Juul halts sales of fruit, dessert flavours for e-cigarettes in U.S.

Company to stop selling mango, crème, fruit and cucumber, but still sell popular mint and menthol

In this Thursday, Dec. 20, 2018 file photo, Juul products are displayed at a smoke shop in New York. (AP Photo/Seth Wenig)

Juul Labs stopped selling fruit and dessert flavours Thursday, acknowledging the public’s “lack of trust” in the vaping industry.

The voluntary step is the company’s latest attempt to weather a growing political backlash blaming its flavoured-nicotine products for hooking a generation of teenagers on electronic cigarettes.

Juul, the bestselling e-cigarette brand in the U.S., has been besieged by scrutiny, including multiple investigations by Congress, the Food and Drug Administration and several state attorneys general. The company is also being sued by adults and underage Juul users who claim they were addicted to nicotine by the company’s products. And the Trump administration has proposed banning nearly all vaping flavours.

Still, the company’s latest step is unlikely to satisfy its critics.

The flavours affected by Thursday’s announcement — mango, crème, fruit and cucumber — account for 10 per cent of Juul’s sales. It will continue selling its most popular flavours, mint and menthol, for now. A spokesman said the company is reviewing its products and practices and has not made “any final decisions.”

Mint and menthol account for most of Juul’s retail sales, according to analysts, and are the most popular flavours among teens.

The San Francisco-based company will also continue to sell its tobacco-flavoured vaping pods.

The Campaign for Tobacco-Free Kids’ Matthew Myers said that Juul’s decision to keep selling mint and menthol shows “it isn’t serious about preventing youth use.”

“Juul knows that 64% of high school e-cigarette users now use mint or menthol flavours and this number is growing all the time,” Myers said in a statement.

His group and others are urging the Trump administration to follow through on its proposal to ban all vaping flavours except tobacco.

The sales concession comes less than a month after a major shake-up at the privately held firm, in which it pledged to stop advertising and agreed to stop lobbying against the administration’s proposed flavour ban.

“We must reset the vapour category by earning the trust of society and working co-operatively with regulators, policymakers and stakeholders,” the company’s new CEO, K.C. Crosthwaite, said in a statement. He previously worked as an executive for Marlboro-maker Altria, which is also Juul’s biggest investor.

READ MORE: First case of ‘probable’ vaping-related illness in B.C. ‘not surprising,’ prof says

This week’s move marks a remarkable shift for Juul, which had argued for years that its flavours help adult smokers quit cigarettes.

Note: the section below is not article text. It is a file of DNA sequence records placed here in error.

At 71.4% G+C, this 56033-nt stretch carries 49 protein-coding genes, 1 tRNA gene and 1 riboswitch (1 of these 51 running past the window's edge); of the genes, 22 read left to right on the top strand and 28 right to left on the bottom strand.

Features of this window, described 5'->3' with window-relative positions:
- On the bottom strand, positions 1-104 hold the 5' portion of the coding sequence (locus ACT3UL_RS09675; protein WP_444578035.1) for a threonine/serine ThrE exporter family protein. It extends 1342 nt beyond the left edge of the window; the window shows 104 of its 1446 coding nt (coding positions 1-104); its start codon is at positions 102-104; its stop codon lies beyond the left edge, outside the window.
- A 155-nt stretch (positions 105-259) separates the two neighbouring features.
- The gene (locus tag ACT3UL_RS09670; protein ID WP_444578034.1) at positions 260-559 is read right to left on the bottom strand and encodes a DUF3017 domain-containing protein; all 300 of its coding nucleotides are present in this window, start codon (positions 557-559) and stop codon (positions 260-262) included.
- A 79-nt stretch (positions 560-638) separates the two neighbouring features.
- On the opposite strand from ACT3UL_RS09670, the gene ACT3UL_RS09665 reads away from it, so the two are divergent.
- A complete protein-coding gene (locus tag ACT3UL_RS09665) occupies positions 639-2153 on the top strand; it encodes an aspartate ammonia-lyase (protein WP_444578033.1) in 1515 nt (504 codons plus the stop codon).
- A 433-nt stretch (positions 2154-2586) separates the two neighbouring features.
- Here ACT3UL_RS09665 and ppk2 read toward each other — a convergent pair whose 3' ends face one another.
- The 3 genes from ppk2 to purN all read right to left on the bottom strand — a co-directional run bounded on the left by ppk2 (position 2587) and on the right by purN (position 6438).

But the announcement doesn’t necessarily mean the permanent end of Juul’s flavours. Instead, Crosthwaite said the company would defer to the decision of the Food and Drug Administration, which has set a deadline of next May for manufacturers to submit their vaping products for federal review.

Under the agency’s standards, only vaping products that represent a net benefit to public health are supposed to remain on the market.

The Associated Press

Like us on Facebook and follow us on Twitter

Get local stories you won't find anywhere else right to your inbox.
Sign up here

Just Posted

High-volume littering at Cape Scott draws ire from hiking groups

Popular Vancouver Island hiking spot not closing, but frustration about crowding grows

Kwa’lilas Hotel wins award from TripAdvisor

The Kwa’lilas Hotel opened its doors to the public back in 2017.

Three active COVID-19 cases on Vancouver Island

Since July 24, Central island has had five new cases, North one, South none

Alert Bay tested for COVID-19 antibodies, results prove efforts were effective

Just 3.7 per cent of people tested have the antibody

BC Parks acquires private land in Cape Scott Provincial Park

Land previously held by B.C. land and cattle mogul Rudy Nielsen

B.C. records new COVID-19 death, 85 more cases; Horgan calls on celebrity help

This brings the total number of active confirmed cases to 531 across the province

Horvat scores 2 as Vancouver Canucks beat Blues 5-2 in NHL playoff opener

Game 2 in best-of-seven series goes Friday night

Old-growth forest defenders in Campbell River call for B.C. forest minister’s resignation

Protestors outside North Island MLA’s office ask government to stop old-growth logging

Teachers to get 2 extra days to prepare for students’ return, now set for Sept. 10

Students will first start with orientation and learn rules of COVID-19 classroom policies

SFU to drop ‘Clan’ varsity team name

The ‘Clan’ name is shortened from ‘Clansmen,’ and was introduced roughly 55 years ago

New Tory leader must build a strong team in Commons and for the campaign: Scheer

Scheer marked his final day in the House of Commons today as leader of the Opposition

B.C. to hire 500 more COVID-19 contact tracers ahead of fall

Contract tracers add an ‘extra layer’ in the fight against the novel coronavirus

More than $800,000 in suspected cocaine seized from ship near Victoria

RCMP Dive Team suspects more narcotics had been stored below ship’s waterline

Feds commit $305M in additional funds for Indigenous communities during COVID-19

Money can be used to battle food insecurity and support children and mental health

Most Read